That’s where hope comes in. What is hope? It is the desire for something good to happen combined with the expectation that it will someday even if we know not when. The psalmist of Psalm 30 knew a time of darkness in his life—all of the psalmists were certainly men, unfortunately. He faced danger from what he calls his “foes.” He has been near death, which he calls going down to “the Pit.” He has felt God hide God’s face from him, or so he thought. Like all ancient people he attributed his ills directly to God in a way most of us today do not. He attributed them to God’s anger and saw that anger and the ills it produced as grounds for weeping. He attributed his mourning and his sackcloth, a symbol of woe, to God. He surely knew trouble in his life, just as we do.


But he also knew hope. He knew that things had gotten better for him, or maybe he just anticipated that they would. He sings—the psalms were meant to be sung—that God’s anger is but for a moment. We can understand him to mean that there is hope that our woes will not last. We may weep through the night, but we can hope that we will come out on the other side of that night and find joy, or I’d say find joy at least that things are getting better, not necessarily that they are already good.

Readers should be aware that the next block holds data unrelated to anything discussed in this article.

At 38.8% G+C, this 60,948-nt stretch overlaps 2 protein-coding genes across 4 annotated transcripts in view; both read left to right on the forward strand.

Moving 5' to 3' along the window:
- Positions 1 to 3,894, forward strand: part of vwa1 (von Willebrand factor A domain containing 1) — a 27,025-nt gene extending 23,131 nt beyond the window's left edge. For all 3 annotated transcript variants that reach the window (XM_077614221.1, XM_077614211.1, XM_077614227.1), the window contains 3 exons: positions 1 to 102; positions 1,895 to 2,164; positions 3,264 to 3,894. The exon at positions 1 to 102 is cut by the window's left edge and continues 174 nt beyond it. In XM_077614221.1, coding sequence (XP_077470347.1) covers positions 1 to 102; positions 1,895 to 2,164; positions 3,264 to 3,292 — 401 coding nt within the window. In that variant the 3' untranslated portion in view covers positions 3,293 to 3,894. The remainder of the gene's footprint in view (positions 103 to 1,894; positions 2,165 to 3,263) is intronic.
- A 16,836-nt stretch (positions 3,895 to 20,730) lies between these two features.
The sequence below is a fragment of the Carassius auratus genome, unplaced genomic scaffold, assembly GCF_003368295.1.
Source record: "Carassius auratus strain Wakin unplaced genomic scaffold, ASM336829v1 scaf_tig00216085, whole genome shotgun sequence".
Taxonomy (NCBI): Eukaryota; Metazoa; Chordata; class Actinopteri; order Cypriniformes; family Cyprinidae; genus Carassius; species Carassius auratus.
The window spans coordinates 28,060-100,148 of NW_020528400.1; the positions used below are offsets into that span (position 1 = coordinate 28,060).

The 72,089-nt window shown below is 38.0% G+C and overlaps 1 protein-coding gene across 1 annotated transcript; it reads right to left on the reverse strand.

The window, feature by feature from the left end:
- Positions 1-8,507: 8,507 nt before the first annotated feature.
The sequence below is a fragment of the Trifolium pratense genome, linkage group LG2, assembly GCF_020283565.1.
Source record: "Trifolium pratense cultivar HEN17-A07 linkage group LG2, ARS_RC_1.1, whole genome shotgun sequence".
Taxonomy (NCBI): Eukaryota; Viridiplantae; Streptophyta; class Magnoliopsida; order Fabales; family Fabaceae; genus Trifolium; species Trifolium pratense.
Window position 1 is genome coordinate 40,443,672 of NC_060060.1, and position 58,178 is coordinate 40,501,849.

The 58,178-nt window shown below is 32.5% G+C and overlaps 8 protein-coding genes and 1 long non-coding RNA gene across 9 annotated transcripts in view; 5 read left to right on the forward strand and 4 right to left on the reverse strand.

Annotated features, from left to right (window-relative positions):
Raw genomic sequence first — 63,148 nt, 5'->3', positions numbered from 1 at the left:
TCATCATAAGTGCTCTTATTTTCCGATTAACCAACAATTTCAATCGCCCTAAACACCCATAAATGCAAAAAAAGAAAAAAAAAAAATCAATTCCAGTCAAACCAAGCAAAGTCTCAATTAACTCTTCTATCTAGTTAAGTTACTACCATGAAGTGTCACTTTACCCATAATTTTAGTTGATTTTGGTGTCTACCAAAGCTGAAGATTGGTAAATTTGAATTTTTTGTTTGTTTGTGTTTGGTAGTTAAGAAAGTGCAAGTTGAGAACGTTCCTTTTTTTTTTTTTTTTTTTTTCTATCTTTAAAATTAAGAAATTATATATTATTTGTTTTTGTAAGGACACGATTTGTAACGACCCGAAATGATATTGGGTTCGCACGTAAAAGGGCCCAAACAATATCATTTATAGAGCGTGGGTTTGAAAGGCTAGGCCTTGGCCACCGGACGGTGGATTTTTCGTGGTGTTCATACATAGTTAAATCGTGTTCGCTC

How can we have that hope, a hope that can get us through the night both literally and figuratively? Because God. That’s why. God is where we find hope. God is, it seems to me, the only place we can find hope these days. Trusting in our fellow human beings seems a mere vanity, but with trust in God we can hope for a better tomorrow. Without God, to me at least, all would seem hopeless. If there is to be joy in the morning, if our troubles are to be only for a moment, it must be because God wills that it be so. We can at least hope for a better tomorrow because we know that our God of hope is with us and never deserts us, not even in the worst of times.